THE GRAND DUNE or BADEN.—This sovereign is said to have found, In the recesses of the palace-walls, a vast treasure, hidden there by the late 'Duke. This will serve better to fortify his title than the discovery of a pa- tent of maternal nobility would have done. KING OF Sarum NIA.—While the French frigate the Alert° was at Genoa a few weeks ago, with a view to inquire respecting a Tunisia:I corvette that had escaped from Algiers, the King of Sardinia, at the head of six thousand very finely-appointed troops, entered that ancient republican city. His Majesty, it appears, pays it a three months' visit every year. GREECE.—By a decree of the 13th February, certain tracts of land, which are national property, have been ordered to be surveyed, and their produce to be set apart as a guarantee for the dividends of the proposed national bank. The shares appear to be taken up very slowly. ACADEMY OF INSCRIPTIONS, PARIS—The six places that have been so long vacant were filled up on the 7th. There were no fewer than twelve ballots on the occasion. The successful candidates were Messrs. Thurot, Champollion jeune, Augustin, Thierry, Lajard, Jaubert, and Mionnet. NOVEL EXPORTS.—A box was carried over lately from Gibraltar to Tan- gier, directed to the Sardinian Consul ; and on being opened, it was found to contain a fine child in perfect health and fast asleep. THE RUSSIANS IN TURKEY.—Letters from the banks of the Danube, dated April 2, mention, on what they term authority, that the greater part the Russian troops were about to repass the Pruth, leaving in the Principalities only a small corps under General Kisseloff. As soon its this was effected, the troops now in Bulgaria would, it was expected, cross the Danube on their route to Russia also. A line of quarantine has been established along the whole of the left of the Danube, and all communication forbidden be- tween the two banks, unless at five appointed places, and at these only for the exchange of merchandize. SIR SIDNEY SMITH'S OPINION Or ALCIERS.—This gallant veteran has addressed a memorial to the French Ministry, in which he states, as his decided opinion, that unless the French fleet sail boldly into the harbour, attack the batteries, and land the troopS at the City of Algiers, the expedition will not succeed. Sir Sidney considers the hope of success from a ibeitindidall at-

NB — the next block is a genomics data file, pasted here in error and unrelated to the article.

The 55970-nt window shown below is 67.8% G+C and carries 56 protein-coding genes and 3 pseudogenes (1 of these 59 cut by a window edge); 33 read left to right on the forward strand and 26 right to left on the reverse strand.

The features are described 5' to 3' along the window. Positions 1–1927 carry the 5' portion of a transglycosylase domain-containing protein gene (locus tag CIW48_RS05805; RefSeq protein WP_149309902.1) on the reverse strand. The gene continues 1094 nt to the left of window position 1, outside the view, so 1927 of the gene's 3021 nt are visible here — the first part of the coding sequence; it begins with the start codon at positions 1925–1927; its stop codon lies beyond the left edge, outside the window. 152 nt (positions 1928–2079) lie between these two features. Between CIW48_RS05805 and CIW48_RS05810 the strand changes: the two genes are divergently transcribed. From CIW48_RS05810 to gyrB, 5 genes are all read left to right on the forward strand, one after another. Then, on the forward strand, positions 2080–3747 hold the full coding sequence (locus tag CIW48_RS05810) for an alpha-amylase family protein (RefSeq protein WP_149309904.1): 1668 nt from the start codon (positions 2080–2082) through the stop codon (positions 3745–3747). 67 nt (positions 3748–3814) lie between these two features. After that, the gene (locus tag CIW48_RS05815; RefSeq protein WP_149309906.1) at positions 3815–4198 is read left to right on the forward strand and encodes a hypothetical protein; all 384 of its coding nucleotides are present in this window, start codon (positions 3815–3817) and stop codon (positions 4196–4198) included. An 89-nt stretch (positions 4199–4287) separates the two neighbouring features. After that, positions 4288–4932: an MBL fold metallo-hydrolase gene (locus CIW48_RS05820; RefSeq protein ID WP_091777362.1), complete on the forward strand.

tack to be altogether visionary. He is supported in his views by Captain Johnson, and many other officers both English and French. It is even as- serted, that, from the nature of the coast, no landing can be effected, as the boats cannot be covered. The Ministry have thanked Sir Sidney for his information, but observe that it comes too late.
SANDWICH ISLANDS.—A letter from one of these islands, dated last No- vember, says—" Tahaite has long since been the residence of the Missionaries from England ; and their labours have been rewarded by almost incredible reform among the natives. They have good laws, trial by jury. line churches, and begin to feel the benefits of industry and cultivation of the soil, which promises, from its good quality, rich harvests to the agriculturist." A land where the people have good laws, trials by jury, and fine churches, and are beginning to feel the benefits of cultivating the SOH, MUSL Do a unnusity of no small interest.
ERRATITM.—The volume of Philosophical Problems, which we noticed favourably in our last Number, is by the Reverend Dr. Miles Bland, of St. John's College, Cambridge.